and public discourse (Berger 2014 ). The most vocal Islamophobic leader was Geert Wilders, the most prominent figure after Fortuyn in Dutch politics. He was not only popular in the Netherlands but was seen as a vanguard against the tidal wave of Islamisation sweeping across Europe. He also worked with other European and American far-right political figures and groups (Hafez 2014 ). Fortuyn had warned against the Islamisation of the Netherlands, but Wilders took these warnings a step further by proposing the de-Islamisation of the Netherlands. He advocated that
The tensions and rifts between France and the Muslim world, whether domestic or regional, may be analysed as resulting from various historic dynamics. The most important of these rifts is an internal one. It is by far the most structural – and the most decisive. Above all, it is rooted in the contemporary, post-Revolutionary history of French society. This rift has, however, been made more explicit and amplified by recent political power struggles, particularly since 2018. Like many of their European counterparts, for several decades, French political forces had thrown themselves into defiant electioneering one-upmanship against their fellow citizens descended from Muslim backgrounds. Since 2018, this posture has no longer been the sole preserve of far-right political forces. It has become the position of a quasi-majority of the political landscape. Far more consequentially, it has become the policy of the government of President Emmanuel Macron. This chapter examines the historical roots of Islamophobia in the French context, as well as how the issue of Muslims and Islamophobia has become deeply politicised in France.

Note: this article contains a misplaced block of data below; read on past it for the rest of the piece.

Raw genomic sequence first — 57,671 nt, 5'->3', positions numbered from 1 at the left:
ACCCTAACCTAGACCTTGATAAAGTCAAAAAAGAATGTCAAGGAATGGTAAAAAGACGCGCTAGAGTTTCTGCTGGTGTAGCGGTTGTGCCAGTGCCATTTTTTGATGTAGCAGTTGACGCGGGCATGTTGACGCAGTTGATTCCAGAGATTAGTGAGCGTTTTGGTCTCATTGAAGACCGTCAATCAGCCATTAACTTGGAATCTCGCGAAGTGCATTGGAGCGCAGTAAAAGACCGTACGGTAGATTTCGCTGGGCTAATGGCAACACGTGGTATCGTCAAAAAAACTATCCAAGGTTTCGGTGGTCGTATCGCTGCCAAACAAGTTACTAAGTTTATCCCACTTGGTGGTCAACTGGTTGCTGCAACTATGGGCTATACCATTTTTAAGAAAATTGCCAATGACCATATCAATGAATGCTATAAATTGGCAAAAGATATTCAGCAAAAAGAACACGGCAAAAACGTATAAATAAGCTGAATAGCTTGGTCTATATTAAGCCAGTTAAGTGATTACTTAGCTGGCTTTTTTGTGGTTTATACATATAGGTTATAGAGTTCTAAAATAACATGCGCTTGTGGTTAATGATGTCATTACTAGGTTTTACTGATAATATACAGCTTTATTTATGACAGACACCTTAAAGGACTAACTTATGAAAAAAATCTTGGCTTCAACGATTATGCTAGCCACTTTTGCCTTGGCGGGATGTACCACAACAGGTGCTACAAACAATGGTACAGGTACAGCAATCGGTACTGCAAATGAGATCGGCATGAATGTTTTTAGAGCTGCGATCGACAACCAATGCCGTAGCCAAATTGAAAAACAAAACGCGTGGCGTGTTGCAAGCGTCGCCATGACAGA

hysteria’ and for being ‘alarmist’. This kind of discourse is intended to vilify the Greens. 16 The far right is frequently presented as engaging in overly affective politics by harnessing and amplifying a multiplicity of negative emotions. Far-right politics is said to be characterised by the use of fear, 17 the rhetorics of rage and anger, 18 and expressions of hatred. 19 Yet a few problems arise from a dualistic and normative conception of the political affects on the far right. 20 Whilst negative emotions are considered only in the context of far-right politics
know how to retain their jobs in a fast-changing, globalized world revise their value system, bringing about a ‘silent counterrevolution’. The term encompasses the rise of Green and post-materialist parties under generational, ecological and societal change. With the rise of Far Right parties in Western Europe and the fall of the Iron Curtain, researchers began to set their sights on the countries of the former Eastern Bloc. In so doing, significant questions arose: is the Far Right political family of Eastern Europe comparable to that of Western Europe? Is the same
and values from far right political parties? A sixth issue is about the notion of a knowledge economy. Is there more than one knowledge economy (Shore and Wright, 2017)? Are there knowledge cultures as well as knowledge economies? Is higher education for a knowledge economy a good or a bad thing? What has happened to knowledge for its own sake –is that an unrescuable property? Should lifelong learning move well away from notions of knowledge economies? Finally, where do research and interdisciplinarity fit into lifelong learning? Is research only for the privileged